For one thing, compensation to a seller in a tuck-in often will be greater than what the seller can expect to receive in a sale as a going concern. To make the point to our clients, we’ll estimate selling price both ways so that they can see how earn-out plus liquidation value may be more to their advantage than cash terms.
Tuck-ins aren’t just good for individual sellers. They benefit the industry as a whole by taking fixed costs and excess capacity out of it. Key accounts continue to be serviced, and the companies that acquire them grow stronger.
The industry owes a considerable part of its post-recession recovery to tuck-ins, which have left it in better financial shape than it otherwise would have been. The effect hasn’t gone unnoticed by investors, who after many years of shunning the printing industry are now willing to put capital into it.
If you are the owner of a printing or a packaging company that ticks all the boxes for sale as a going concern, buyers are looking for you. Owners of companies that don’t fit the profile often have more opportunities than they may realize in tuck-ins. Even in the toughest circumstances, never consider closing your doors before exploring this alternative.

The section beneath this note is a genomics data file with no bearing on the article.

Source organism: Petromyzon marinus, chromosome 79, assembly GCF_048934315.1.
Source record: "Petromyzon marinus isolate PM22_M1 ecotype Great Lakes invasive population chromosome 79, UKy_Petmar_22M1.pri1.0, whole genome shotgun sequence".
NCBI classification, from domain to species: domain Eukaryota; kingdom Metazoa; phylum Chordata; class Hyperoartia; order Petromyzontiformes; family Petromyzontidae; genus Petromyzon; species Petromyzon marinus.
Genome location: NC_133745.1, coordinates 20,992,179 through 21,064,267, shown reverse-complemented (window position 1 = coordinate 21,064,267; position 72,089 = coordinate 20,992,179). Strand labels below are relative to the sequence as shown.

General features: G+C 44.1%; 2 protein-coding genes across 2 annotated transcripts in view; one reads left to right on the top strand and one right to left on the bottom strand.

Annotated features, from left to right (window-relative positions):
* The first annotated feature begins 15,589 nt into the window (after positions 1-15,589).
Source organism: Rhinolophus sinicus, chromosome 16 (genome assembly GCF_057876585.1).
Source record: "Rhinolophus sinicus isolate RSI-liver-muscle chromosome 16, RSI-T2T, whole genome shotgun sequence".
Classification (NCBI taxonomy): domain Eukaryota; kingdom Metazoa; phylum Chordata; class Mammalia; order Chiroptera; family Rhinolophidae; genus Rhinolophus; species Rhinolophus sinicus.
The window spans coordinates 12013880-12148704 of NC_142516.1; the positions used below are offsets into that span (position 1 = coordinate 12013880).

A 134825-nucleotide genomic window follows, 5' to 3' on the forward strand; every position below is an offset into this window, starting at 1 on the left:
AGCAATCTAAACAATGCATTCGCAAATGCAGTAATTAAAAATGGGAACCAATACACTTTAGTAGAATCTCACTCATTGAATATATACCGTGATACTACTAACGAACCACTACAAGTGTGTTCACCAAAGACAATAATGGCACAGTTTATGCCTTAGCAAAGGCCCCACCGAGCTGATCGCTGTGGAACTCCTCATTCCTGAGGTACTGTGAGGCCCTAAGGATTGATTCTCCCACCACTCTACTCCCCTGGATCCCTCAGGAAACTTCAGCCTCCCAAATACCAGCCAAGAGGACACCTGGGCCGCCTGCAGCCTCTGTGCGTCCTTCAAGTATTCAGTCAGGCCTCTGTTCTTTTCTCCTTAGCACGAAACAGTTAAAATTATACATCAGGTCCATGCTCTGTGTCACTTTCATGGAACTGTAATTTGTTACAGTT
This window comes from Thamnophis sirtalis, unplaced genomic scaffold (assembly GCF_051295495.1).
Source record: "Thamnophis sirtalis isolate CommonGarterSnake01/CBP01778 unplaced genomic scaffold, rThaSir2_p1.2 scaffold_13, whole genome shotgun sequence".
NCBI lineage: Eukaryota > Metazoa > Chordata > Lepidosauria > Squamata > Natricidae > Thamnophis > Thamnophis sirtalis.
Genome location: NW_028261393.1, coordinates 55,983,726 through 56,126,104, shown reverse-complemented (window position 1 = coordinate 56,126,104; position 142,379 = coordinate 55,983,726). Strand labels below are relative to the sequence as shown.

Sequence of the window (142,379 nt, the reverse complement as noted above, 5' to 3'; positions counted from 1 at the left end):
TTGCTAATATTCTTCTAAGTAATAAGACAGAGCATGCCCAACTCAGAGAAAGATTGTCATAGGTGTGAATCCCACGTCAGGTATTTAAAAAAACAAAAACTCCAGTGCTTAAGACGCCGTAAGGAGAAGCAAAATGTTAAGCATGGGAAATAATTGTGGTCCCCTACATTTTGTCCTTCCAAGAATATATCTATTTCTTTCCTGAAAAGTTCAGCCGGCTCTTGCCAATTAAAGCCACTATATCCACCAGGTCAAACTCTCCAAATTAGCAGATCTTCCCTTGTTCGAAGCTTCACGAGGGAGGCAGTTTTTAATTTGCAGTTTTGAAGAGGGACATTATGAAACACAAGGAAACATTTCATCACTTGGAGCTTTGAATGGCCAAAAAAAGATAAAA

Remember, too, that because value in a tuck-in is based upon the anticipated future performance of the accounts being acquired, the timing of the transaction matters. Executing a tuck-in when sales are strong gets a better deal for the seller than attempting to do it during a slump. Unfortunately, many printers learned this the hard way when the recession slashed their revenues and undercut their chances for a profitable transfer of ownership.
The M&A marketplace continues to be well stocked with opportunities for buyers and sellers alike. Sale as a going concern is always desirable, but if opportunity arises in the form of a tuck-in, don’t hesitate. Understand your options, seize the moment and reap the rewards.